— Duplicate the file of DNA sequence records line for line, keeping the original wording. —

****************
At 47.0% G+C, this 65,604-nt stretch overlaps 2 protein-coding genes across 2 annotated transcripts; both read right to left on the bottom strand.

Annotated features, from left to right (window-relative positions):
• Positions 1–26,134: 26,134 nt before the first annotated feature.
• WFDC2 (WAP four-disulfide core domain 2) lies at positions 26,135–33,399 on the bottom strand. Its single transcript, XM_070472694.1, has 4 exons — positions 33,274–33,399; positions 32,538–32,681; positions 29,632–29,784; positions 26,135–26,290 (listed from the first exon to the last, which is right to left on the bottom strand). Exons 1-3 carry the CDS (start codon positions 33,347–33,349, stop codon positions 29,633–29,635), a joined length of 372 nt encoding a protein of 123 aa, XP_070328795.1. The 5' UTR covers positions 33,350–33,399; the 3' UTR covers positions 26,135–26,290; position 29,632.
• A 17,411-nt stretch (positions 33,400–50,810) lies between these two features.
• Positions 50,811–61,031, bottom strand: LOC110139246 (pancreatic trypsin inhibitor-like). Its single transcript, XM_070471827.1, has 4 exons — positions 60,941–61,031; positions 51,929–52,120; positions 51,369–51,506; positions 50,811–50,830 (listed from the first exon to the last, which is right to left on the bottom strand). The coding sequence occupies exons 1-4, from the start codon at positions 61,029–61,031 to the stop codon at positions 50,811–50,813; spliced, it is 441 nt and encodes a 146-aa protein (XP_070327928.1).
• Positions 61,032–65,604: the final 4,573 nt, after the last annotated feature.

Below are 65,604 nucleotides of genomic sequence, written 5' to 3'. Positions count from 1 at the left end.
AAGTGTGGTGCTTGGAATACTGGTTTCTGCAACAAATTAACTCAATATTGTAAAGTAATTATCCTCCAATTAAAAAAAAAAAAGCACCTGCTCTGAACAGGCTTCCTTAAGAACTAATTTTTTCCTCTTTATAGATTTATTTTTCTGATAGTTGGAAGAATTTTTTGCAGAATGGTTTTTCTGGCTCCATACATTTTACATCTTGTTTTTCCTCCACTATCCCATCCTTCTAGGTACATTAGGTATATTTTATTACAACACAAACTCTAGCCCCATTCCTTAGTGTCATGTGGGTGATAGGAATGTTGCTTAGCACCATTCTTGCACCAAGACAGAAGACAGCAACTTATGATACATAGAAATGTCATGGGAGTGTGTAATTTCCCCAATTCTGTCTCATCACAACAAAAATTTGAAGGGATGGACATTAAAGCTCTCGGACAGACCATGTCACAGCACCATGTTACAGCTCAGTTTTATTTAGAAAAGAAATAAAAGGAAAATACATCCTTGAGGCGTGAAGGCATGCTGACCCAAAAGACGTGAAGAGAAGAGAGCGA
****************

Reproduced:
At 47.0% G+C, this 65,604-nt stretch overlaps 2 protein-coding genes across 2 annotated transcripts; both read right to left on the bottom strand.

Annotated features, from left to right (window-relative positions):
• Positions 1–26,134: 26,134 nt before the first annotated feature.
• WFDC2 (WAP four-disulfide core domain 2) lies at positions 26,135–33,399 on the bottom strand. Its single transcript, XM_070472694.1, has 4 exons — positions 33,274–33,399; positions 32,538–32,681; positions 29,632–29,784; positions 26,135–26,290 (listed from the first exon to the last, which is right to left on the bottom strand). Exons 1-3 carry the CDS (start codon positions 33,347–33,349, stop codon positions 29,633–29,635), a joined length of 372 nt encoding a protein of 123 aa, XP_070328795.1. The 5' UTR covers positions 33,350–33,399; the 3' UTR covers positions 26,135–26,290; position 29,632.
• A 17,411-nt stretch (positions 33,400–50,810) lies between these two features.
• Positions 50,811–61,031, bottom strand: LOC110139246 (pancreatic trypsin inhibitor-like). Its single transcript, XM_070471827.1, has 4 exons — positions 60,941–61,031; positions 51,929–52,120; positions 51,369–51,506; positions 50,811–50,830 (listed from the first exon to the last, which is right to left on the bottom strand). The coding sequence occupies exons 1-4, from the start codon at positions 61,029–61,031 to the stop codon at positions 50,811–50,813; spliced, it is 441 nt and encodes a 146-aa protein (XP_070327928.1).
• Positions 61,032–65,604: the final 4,573 nt, after the last annotated feature.

Below are 65,604 nucleotides of genomic sequence, written 5' to 3'. Positions count from 1 at the left end.
AAGTGTGGTGCTTGGAATACTGGTTTCTGCAACAAATTAACTCAATATTGTAAAGTAATTATCCTCCAATTAAAAAAAAAAAAGCACCTGCTCTGAACAGGCTTCCTTAAGAACTAATTTTTTCCTCTTTATAGATTTATTTTTCTGATAGTTGGAAGAATTTTTTGCAGAATGGTTTTTCTGGCTCCATACATTTTACATCTTGTTTTTCCTCCACTATCCCATCCTTCTAGGTACATTAGGTATATTTTATTACAACACAAACTCTAGCCCCATTCCTTAGTGTCATGTGGGTGATAGGAATGTTGCTTAGCACCATTCTTGCACCAAGACAGAAGACAGCAACTTATGATACATAGAAATGTCATGGGAGTGTGTAATTTCCCCAATTCTGTCTCATCACAACAAAAATTTGAAGGGATGGACATTAAAGCTCTCGGACAGACCATGTCACAGCACCATGTTACAGCTCAGTTTTATTTAGAAAAGAAATAAAAGGAAAATACATCCTTGAGGCGTGAAGGCATGCTGACCCAAAAGACGTGAAGAGAAGAGAGCGA